Finally, Russia could use the existing state of tension between Greece and Turkey, or between the latter and France (in recent months there have been incidents between French and Greek vessels with Turkish vessels, which have almost led to armed clashes14) to encourage this, which could lead to an uncontrolled escalation, potentially leading to a military confrontation15, which would substantially weaken NATO cohesion, creating a serious internal problem that would greatly favour Russia's interests and position in the Eastern Mediterranean16.


In recent years we have witnessed the progression of the always ambiguous Russian- Turkish relationship, which, although not yet strategic, is bearing fruit for both sides. While we have seen how economic ties, mainly Russian gas exports to Turkey, have been shrinking and the lack of personal affinity between the two autocrats is evident, this has not prevented them from developing a mutually acceptable mode of cooperation, despite supporting opposing factions in various geo-strategic theatres.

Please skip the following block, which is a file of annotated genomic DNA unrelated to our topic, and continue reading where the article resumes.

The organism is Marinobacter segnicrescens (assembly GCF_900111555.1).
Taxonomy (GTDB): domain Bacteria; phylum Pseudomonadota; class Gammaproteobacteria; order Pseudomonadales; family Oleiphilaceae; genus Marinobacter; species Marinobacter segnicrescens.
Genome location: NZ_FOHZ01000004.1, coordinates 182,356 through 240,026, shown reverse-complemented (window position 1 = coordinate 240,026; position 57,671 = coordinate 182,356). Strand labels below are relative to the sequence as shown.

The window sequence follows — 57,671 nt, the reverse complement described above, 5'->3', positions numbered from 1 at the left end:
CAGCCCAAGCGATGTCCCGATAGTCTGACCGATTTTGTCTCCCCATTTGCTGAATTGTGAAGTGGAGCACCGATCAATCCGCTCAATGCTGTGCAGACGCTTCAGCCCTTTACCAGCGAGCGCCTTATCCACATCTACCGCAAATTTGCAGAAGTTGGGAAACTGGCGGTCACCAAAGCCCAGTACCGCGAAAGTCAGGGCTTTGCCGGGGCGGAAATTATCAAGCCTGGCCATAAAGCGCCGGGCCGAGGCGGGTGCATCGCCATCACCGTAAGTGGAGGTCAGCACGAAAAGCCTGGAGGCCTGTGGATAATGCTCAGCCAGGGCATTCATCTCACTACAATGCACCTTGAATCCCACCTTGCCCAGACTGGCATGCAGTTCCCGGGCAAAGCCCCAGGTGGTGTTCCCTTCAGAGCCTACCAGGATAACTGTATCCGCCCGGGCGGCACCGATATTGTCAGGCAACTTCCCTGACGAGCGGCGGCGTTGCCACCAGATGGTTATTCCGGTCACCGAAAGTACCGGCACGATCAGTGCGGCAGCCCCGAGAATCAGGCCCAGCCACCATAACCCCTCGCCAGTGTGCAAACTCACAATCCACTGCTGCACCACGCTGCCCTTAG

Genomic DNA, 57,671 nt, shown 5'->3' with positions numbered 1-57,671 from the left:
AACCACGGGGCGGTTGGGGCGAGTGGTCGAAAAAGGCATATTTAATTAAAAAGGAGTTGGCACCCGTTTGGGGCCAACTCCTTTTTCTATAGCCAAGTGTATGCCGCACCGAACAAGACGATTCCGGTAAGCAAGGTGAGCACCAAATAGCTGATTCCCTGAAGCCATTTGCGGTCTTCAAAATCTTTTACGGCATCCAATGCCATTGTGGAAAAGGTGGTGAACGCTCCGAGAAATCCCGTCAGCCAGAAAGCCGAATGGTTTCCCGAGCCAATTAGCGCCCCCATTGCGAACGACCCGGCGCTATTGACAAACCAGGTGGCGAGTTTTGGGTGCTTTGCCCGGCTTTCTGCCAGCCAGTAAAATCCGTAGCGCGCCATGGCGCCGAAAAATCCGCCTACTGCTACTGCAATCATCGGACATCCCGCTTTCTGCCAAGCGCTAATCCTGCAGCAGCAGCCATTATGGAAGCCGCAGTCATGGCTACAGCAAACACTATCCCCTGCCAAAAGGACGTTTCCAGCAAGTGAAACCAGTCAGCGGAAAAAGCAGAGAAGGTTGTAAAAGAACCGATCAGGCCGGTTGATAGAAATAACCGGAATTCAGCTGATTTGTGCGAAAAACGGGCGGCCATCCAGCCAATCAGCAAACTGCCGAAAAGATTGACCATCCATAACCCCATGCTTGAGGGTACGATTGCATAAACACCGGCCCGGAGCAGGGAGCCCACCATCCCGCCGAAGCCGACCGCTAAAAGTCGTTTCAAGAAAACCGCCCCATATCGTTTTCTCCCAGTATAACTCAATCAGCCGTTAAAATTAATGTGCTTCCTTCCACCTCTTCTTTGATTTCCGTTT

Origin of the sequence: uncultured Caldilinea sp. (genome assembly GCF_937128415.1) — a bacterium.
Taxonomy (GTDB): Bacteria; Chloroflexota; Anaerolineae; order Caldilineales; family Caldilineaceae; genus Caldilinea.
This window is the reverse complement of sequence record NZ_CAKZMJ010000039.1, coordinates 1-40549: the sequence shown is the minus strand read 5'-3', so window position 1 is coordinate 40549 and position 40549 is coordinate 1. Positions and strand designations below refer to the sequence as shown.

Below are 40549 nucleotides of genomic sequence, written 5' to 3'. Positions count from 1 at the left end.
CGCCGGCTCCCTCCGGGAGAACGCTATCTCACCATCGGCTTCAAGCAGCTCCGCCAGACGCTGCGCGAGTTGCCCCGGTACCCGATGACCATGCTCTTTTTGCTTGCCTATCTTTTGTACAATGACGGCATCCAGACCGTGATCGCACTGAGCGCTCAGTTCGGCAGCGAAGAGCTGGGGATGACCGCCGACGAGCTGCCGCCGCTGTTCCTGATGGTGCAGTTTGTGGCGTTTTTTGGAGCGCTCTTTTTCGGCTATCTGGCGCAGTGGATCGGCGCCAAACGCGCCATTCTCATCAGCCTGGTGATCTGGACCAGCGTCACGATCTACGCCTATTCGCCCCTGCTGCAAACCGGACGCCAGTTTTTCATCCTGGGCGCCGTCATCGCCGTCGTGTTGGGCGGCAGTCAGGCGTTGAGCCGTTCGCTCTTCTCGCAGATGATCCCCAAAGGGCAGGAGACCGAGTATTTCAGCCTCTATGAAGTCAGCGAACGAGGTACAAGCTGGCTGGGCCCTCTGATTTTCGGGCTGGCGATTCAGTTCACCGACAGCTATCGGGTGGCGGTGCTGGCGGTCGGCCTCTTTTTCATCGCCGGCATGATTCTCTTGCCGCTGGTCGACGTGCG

Even so, Western policymakers and diplomats should look for incentives to explore opportunities to deepen the rift between Moscow and Ankara. Libya seems to be the most promising and particularly attractive scenario for Italy17. But when it comes to the EU, we must bear in mind that the possibility of forging a common foreign policy position is always difficult, which is especially clear in the Libyan case, where France and the EU are supporting different factions. But if Europe does not take more committed action in Libya, beyond its maritime monitoring mission, it will be relegated to remaining a mere observer of a situation controlled de facto by Turkey and Russia in a Mediterranean region of great importance to the Union.

On the other hand, the EU's capacity to influence the Caucasus is very limited, beyond economic development aid and the distant possibility of Georgia's integration into the Union. In the case of Syria, Brussels is a prisoner of the refugee crises that Turkey could unleash, if it sees fit, as it has done in the past, so its capacity to intervene in the region is rather limited, always obliged to appease Turkish interests.